Tentative Primary and Caucus Schedule
  March 1 (Super Tues)
  March 2-14
L blue   March 15-31
Delegates needed for nomination:
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News from the Votemaster

TODAY'S HEADLINES (click to jump there; use your browser's "Back" button to return here)
      •  Fireworks at the GOP Debate
      •  Trump Meets With Sheldon Adelson
      •  Government Will Not Shut Down
      •  Clinton Announces Plan to Combat ISIS
      •  Democrats Asked to Bring Muslims to State of the Union Address
      •  Republican, Democratic Voters Agree Substantially on Climate Change
      •  Fiorina Makes a Strange Video

Fireworks at the GOP Debate

The last GOP debate of 2015 is over. It certainly delivered the drama that was widely (and, in some quarters, eagerly) anticipated. Over the course of two hours, several major storylines unfolded:

A focus on terrorism and national security: In contrast to some of the other debate hosts, CNN did not publicize a "theme" prior to this contest, presumably to keep the candidates guessing. This generally suggests that a wide range of questions will be asked, but that was not the case on Tuesday. CNN's moderators clearly did have a theme in mind, and that theme was "national security." Virtually every question, whether about ISIS, or dictators, or the Middle East, or the borders, was on that theme.

One major sub-theme that emerged as part of the discussion of national security was the use of the Internet as a tool, both by terrorists and by the government to stop terrorists. Several candidates—Donald Trump, Gov. John Kasich (R-OH), Sen. Ted Cruz (R-TX), and Carly Fiorina among them—seem to feel that the Internet offers a magical opportunity to combat terrorism if the government would just seize upon it. They are almost certainly wrong about this.

A lot of squabbling: Actual elections will soon be upon us, and many candidates have a need to get attention and also to take their opponents down a few notches. Consequently, there were a lot of direct attacks by one candidate upon another. The main contests were Sen. Marco Rubio (R-FL) vs. Cruz, Sen. Rand Paul (R-KY) vs. nearly everyone, and nearly everyone vs. Trump.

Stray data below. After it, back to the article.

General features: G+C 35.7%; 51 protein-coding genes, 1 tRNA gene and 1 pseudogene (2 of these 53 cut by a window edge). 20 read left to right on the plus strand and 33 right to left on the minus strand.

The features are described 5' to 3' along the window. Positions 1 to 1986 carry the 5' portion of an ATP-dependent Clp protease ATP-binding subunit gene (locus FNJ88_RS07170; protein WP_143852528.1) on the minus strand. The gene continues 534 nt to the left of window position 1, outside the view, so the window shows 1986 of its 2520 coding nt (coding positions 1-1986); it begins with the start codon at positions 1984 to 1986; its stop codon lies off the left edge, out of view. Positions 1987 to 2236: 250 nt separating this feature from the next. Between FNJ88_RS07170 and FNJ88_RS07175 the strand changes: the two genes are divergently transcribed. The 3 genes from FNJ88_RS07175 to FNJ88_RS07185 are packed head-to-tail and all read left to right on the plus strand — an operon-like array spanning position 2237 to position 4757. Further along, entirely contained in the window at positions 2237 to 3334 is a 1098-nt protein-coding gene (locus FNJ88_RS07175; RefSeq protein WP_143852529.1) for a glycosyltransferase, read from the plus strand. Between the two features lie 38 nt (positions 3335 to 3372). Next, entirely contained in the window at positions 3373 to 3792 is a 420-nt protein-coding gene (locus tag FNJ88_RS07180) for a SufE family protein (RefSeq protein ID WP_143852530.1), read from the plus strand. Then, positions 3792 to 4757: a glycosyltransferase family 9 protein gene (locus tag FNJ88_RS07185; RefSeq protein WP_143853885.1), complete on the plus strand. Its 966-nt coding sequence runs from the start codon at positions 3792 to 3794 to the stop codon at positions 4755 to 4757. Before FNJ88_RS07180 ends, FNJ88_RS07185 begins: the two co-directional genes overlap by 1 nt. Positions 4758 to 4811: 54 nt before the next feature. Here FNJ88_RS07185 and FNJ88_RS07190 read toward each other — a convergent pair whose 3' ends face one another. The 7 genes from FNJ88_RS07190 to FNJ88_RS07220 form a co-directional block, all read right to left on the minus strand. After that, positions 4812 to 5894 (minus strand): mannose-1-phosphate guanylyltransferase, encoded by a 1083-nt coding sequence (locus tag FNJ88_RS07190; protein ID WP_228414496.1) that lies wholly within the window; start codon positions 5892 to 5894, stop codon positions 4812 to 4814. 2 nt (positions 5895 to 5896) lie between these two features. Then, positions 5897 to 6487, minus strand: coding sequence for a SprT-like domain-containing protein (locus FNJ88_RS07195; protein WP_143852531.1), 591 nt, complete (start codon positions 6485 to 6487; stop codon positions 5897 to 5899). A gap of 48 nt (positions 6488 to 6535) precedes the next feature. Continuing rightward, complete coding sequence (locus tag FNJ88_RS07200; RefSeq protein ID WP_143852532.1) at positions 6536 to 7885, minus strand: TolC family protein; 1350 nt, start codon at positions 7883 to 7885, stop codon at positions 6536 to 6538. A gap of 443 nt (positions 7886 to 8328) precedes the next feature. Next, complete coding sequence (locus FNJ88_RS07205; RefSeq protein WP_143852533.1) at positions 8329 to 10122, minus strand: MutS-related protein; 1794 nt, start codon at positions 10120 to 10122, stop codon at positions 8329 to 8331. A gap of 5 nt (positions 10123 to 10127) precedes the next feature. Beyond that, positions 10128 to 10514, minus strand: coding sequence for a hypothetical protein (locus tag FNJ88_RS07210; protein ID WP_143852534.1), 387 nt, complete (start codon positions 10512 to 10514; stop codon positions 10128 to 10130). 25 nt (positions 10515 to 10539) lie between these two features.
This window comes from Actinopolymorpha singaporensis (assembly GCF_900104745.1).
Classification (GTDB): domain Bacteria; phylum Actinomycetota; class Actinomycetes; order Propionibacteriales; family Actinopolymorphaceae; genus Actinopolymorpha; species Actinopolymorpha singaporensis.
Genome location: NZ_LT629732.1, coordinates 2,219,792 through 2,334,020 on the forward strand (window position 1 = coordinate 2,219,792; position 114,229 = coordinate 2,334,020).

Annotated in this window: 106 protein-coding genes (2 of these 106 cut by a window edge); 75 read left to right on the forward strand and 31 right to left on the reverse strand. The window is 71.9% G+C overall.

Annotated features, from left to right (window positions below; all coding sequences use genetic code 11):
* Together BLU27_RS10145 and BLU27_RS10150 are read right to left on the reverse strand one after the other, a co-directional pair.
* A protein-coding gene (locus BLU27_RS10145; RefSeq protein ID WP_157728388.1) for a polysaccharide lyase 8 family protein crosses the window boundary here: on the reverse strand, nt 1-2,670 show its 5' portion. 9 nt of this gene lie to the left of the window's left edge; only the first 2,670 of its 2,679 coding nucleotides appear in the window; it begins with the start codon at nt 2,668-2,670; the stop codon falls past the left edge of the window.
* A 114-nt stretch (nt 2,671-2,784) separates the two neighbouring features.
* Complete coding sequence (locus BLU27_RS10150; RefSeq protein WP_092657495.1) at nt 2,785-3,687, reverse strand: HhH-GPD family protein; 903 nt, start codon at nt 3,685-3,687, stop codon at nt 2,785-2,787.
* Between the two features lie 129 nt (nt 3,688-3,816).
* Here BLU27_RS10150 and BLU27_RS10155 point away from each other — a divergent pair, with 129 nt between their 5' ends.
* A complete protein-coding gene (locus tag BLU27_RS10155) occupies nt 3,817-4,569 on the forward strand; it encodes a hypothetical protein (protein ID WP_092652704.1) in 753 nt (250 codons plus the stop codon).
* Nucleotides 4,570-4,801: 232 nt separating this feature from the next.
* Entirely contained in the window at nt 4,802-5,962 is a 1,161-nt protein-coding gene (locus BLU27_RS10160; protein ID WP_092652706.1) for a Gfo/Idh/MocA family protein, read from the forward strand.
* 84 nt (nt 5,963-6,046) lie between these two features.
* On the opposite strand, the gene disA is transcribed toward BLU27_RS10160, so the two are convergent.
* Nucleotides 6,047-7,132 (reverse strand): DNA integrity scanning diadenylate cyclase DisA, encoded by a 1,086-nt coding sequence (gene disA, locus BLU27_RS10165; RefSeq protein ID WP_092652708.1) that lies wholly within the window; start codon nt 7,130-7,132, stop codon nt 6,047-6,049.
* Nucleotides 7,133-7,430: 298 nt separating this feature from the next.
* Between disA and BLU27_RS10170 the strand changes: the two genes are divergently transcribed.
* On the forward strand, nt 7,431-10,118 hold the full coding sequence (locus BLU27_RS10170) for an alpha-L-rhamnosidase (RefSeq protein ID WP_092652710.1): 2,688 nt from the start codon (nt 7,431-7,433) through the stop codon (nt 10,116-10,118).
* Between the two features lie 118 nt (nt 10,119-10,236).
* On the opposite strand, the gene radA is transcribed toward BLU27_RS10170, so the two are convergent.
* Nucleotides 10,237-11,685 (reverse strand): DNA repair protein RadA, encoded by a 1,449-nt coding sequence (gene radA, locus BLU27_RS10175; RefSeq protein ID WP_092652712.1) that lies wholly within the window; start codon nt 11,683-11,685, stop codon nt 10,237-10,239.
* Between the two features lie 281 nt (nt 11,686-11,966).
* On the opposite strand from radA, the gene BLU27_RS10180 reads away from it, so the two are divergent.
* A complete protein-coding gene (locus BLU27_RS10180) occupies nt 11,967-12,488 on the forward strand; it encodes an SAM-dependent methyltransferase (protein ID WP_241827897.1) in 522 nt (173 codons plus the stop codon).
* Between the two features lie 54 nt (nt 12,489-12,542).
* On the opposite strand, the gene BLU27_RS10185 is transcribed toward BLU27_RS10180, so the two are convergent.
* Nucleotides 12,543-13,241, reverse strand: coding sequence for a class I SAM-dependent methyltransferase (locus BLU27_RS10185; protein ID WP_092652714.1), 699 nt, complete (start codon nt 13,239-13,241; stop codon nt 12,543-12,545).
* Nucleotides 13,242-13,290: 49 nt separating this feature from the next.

Hillary Clinton and Barack Obama are terrible: While the Democrats rarely mention the GOP in their debates, the Republicans tend to be fairly obsessive about the opposition. Clinton and Obama combined for 73 different mentions, none of them flattering. Perhaps this is a byproduct of one party being in the White House and the other not, or it comes from having more than a dozen candidates versus having only three.

A strong performance by the moderators: CNN chose a left-leaning moderator in Wolf Blitzer and paired him with his colleague Dana Bash and conservative radio talk show host Hugh Hewitt. This gave a balance to the panel, and—as the trio are all seasoned and supremely confident in their journalistic chops—allowed for some very pointed questions that the candidates were not able to avoid. Hewitt, in particular, proved deft at forcing candidates to say more than they intended.

The base was happy: As with the other debates, the crowd was salted with partisans. They cheered loudly and frequently during the debate, showing obvious delight with what the candidates were saying most of the time (there were also a few boos; see below). Twitter and Facebook told a similar tale.

Meanwhile, resisting the temptation to name a "winner" and a "loser," here's a rundown of how each of the individual candidates did, ordered in the tiers we laid out yesterday:

Tier 1: The Frontrunners

Donald Trump: Trump was attacked on nearly all sides (with Ted Cruz the notable abstainer). He gave as good as he got, often aiming below the belt in true Trump style. For example, during a Bush-Trump dustup, Bush said, "You're never going to be president of the United States by insulting your way to the presidency." Trump, referencing the fact that candidates are arranged on stage by their polling numbers, responded, "Well, let's see. I'm at 42, and you're at 3...You know, you started off over here, Jeb. You're moving over further and further. Pretty soon you're going to be off the end." Trump's most significant moment, however, came when he was asked about a possible independent bid for the presidency. The Donald has recently been trying to keep that door open, but his unequivocal answer to Hewitt's question seemed to slam it shut again: "I am totally committed to the Republican Party. I feel very honored to be the front runner."